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The blogging 7 & Magnificent 7, the movie

In Humour, Internet on 02/08/2013 at 4:53 am

http://www.youtube.com/watch?v=kMxT5YFMigo&feature=youtu.be is making the rounds on Facebook. It’s about the seven tua kee bloggers chosen by the constructive, nation-building ST as representative of all that is bad about the new media and the internet, thereby justifying Yaacob’s laws.

I’m a fan of the movie, and the film it was based on “The Seven Samurai”. Usually remakes are not as gd as the original, but the Magnificent 7 is an exception.

Well what can our 7 bloggers* learn from watching the movie?

For starters, this line “It seemed to be a good idea at the time”. This was said when the seven were discussing what to do next after being betrayed by the farmers they were defending. They had agreed to defend the farmers against bandits in return for food and housing, and the quote refers to that decision.

When Alex Au, P Ravi or any of the others next have a row with the authorities, they should remember this line and analyse what led to the row. Sometimes, based on their reactions to govt criticism or worse, I don’t think that they do reflection.

Something for bachelors Alex Tan (“like a son to Mrs Chiam”), Andrew Loh, Alex Au and Remy Choo  to think about, substituting “blog” for “gun”: Don’t you ever say that again about your fathers, because they are not cowards. You think I am brave because I carry a gun; well, your fathers are much braver because they carry responsibility, for you, your brothers, your sisters, and your mothers. And this responsibility is like a big rock that weighs a ton. It bends and it twists them until finally it buries them under the ground. And there’s nobody says they have to do this. They do it because they love you, and because they want to. I have never had this kind of courage. Running a farm, working like a mule every day with no guarantee anything will ever come of it. This is bravery. That’s why I never even started anything like that… that’s why I never will.

Likewise, P Ravi whose motto is “Live like a Legend”, and Richard Wan might want to think of putting the material well-being and peace of mind of their families first, rather than making fighting for “truth and justice” a priority. They (truth and justice) may be the American way (Ravi’s a fan of Superman) or the way of Confucius (Richard’s a scholar and from a prominent Chinese school when it still had not been bastardised), but never have been part of the system here from the time Raffles founded S’pore.

Next, our bloggers should always be thinking of the odds they are facing:

Chris: There’s a job for six men, watching over a village, south of the border.

O’Reilly: How big’s the opposition?

Chris: Thirty guns.

O’Reilly: I admire your notion of fair odds, mister.

And how to make the odds less uneven:

Harry Luck: The odds are too high.

Chris: Much too high.

Harry Luck: Then we go?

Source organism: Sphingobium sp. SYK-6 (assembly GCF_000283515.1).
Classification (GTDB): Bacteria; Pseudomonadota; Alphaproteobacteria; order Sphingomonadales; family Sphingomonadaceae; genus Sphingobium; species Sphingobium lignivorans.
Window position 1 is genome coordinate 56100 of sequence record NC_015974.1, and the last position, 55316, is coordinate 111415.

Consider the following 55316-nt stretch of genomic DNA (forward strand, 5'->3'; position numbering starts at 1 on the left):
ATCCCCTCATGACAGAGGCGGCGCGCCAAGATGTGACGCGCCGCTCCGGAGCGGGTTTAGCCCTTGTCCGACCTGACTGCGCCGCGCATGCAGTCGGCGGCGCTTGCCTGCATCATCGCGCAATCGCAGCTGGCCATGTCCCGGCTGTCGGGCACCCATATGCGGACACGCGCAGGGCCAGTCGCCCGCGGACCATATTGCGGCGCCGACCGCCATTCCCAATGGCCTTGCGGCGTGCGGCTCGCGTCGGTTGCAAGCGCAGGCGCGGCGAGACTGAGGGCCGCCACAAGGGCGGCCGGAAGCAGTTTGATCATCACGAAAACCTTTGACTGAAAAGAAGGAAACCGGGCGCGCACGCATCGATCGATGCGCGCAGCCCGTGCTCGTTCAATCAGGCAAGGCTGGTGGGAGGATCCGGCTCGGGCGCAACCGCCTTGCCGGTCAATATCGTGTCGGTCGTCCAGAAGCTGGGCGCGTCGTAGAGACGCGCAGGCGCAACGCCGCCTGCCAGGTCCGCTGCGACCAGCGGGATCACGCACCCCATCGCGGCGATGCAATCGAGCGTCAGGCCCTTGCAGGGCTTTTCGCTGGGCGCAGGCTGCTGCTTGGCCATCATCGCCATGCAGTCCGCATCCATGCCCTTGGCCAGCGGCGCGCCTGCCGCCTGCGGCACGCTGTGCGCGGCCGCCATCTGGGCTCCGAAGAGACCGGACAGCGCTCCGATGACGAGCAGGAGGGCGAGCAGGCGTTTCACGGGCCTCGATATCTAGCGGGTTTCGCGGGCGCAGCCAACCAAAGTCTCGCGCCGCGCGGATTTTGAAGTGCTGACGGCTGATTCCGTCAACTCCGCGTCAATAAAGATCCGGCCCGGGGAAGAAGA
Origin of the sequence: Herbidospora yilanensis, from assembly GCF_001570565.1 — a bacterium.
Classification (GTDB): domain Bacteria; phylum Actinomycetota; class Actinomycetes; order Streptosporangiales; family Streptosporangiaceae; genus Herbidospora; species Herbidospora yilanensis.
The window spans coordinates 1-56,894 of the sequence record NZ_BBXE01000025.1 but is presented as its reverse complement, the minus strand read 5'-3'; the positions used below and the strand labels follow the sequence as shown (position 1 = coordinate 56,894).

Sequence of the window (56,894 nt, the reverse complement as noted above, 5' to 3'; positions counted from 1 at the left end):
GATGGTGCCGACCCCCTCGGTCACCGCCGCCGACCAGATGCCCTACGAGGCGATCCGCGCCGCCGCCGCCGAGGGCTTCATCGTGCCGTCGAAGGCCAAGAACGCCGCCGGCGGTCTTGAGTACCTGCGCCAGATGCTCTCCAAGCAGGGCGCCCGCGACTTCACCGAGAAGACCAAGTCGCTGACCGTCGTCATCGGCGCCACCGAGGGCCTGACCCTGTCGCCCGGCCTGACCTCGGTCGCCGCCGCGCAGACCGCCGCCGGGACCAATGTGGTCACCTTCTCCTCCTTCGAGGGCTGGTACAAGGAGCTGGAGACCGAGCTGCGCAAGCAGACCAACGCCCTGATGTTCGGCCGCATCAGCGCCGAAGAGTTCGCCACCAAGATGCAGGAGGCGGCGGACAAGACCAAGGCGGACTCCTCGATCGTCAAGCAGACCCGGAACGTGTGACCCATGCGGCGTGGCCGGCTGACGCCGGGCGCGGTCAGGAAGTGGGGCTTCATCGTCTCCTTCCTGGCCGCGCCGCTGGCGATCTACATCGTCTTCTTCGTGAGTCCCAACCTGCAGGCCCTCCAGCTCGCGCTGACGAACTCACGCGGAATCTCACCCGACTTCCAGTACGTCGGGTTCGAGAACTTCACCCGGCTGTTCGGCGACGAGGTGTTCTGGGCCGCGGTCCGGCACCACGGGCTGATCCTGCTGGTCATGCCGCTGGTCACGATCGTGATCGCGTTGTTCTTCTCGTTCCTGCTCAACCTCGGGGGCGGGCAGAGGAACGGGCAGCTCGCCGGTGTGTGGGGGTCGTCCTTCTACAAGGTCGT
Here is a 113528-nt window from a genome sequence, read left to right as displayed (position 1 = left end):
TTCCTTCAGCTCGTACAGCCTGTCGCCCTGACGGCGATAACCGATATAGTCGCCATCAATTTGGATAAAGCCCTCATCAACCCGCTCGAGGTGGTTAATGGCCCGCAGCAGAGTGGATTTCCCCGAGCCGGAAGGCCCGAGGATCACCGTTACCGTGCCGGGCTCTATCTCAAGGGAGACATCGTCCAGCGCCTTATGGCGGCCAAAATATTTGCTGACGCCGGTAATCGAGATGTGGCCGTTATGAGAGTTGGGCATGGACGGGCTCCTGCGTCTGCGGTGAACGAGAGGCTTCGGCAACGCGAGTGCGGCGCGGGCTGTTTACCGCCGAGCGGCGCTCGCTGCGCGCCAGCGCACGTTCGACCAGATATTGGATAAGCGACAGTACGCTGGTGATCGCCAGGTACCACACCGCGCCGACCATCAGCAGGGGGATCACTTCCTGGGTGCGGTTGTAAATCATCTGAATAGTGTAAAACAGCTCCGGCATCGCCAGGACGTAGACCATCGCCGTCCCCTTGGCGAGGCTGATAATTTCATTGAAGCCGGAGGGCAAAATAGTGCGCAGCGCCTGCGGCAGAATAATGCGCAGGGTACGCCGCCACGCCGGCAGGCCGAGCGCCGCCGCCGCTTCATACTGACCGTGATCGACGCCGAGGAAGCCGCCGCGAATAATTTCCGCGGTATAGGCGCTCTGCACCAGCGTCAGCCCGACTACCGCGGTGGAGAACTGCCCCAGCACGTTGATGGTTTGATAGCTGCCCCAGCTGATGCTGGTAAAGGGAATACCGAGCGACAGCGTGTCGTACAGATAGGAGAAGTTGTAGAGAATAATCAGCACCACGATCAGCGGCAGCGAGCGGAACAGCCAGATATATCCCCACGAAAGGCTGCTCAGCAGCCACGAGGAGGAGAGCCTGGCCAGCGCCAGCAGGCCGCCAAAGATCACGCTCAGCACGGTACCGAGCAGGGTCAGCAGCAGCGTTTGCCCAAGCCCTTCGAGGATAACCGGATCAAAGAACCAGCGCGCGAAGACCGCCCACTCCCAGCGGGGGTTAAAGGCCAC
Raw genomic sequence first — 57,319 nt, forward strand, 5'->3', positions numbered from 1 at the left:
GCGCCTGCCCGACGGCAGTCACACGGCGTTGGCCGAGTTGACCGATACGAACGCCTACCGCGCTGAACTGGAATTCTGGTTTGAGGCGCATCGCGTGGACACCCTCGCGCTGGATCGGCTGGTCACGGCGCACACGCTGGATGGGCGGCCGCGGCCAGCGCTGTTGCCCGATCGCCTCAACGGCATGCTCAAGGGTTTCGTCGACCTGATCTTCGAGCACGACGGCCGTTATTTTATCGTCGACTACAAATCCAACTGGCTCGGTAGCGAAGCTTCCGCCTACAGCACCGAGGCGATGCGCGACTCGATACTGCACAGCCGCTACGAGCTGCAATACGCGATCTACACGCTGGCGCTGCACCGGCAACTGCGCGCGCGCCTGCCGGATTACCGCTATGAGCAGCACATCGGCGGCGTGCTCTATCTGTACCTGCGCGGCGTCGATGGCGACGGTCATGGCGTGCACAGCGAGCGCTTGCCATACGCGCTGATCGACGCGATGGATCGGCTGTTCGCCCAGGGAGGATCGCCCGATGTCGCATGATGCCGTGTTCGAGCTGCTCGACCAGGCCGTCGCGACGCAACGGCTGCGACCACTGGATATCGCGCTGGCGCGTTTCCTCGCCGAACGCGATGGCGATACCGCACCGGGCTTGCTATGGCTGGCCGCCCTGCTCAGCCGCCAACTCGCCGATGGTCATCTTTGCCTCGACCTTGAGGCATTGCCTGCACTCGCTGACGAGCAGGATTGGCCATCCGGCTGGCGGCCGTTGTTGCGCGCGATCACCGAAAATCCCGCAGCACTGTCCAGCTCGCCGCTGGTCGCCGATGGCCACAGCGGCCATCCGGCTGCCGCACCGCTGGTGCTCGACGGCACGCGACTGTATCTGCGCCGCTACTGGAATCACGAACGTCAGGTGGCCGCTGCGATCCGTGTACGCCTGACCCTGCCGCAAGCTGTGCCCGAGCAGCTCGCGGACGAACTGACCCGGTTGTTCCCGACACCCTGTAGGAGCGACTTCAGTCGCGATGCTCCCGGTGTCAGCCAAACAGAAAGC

Chris: No; we lower the odds.

Then there is the likelihood of betrayal by fellow S’poreans. After chasing away the bandits, the heroes were betrayed to the bandits by the farmers, though in the end the farmers joined in the fight against the bandits when the seven returned to the village determined to rid the village of the bandits despite the farmers choosing to let the bandits in. Got to to be some lesson there: Saving S’poreans from themselves against their will?

Finally three more quotes:

— Here’s something that the bandit chief said that PM should think about–

Generosity… that was my first mistake. I leave these people a little bit extra, and then they hire these men to make trouble. It shows you, sooner or later, you must answer for every good deed.

I’m sure many netizens would say that PM’s dad never made that mistake.

You must excuse them. They are farmers here. They are afraid of everyone and everything. They are afraid of rain and no rain. The summer may be too hot, the winter too cold.

Sounds familiar doesn’t it? Even if there are no farmers in S’pore.

If God did not want them sheared, He would not have made them sheep.

Could be the PAP about S’poreans. In the movie, it was the bandit chief talking about the farmers.

—-

*I would omit Alex Tan and that New Nation chap from my list of S’pore’s seven top bloggers. Alex Tan claims he doesn’t blog much nowadays and I doubt he had much influence when he was mouthing expletives and doing stunts. The New Nation is not even funny. Uncle Leong and E-Jay are part of the Magnificent Seven: that fight like 700.

But then I suspect that one criteria of getting on ST’s list is that the bloggers (or their publications) that ST featured must have had some notoriety or run in with the authorities. Uncle Leong and E-Jay, for all their influence, have kept their noses clean. Nothing to slime them with, unlike the seven featured. In fact, I suspect that’s why Alex featured. He, and his publications, give bloggers a bad name. And the NN guy was featured to show how pretentious bloggers can be.

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  1. […] – Thoughts of a Cynical Investor: The blogging 7 & Magnificent 7, the movie […]

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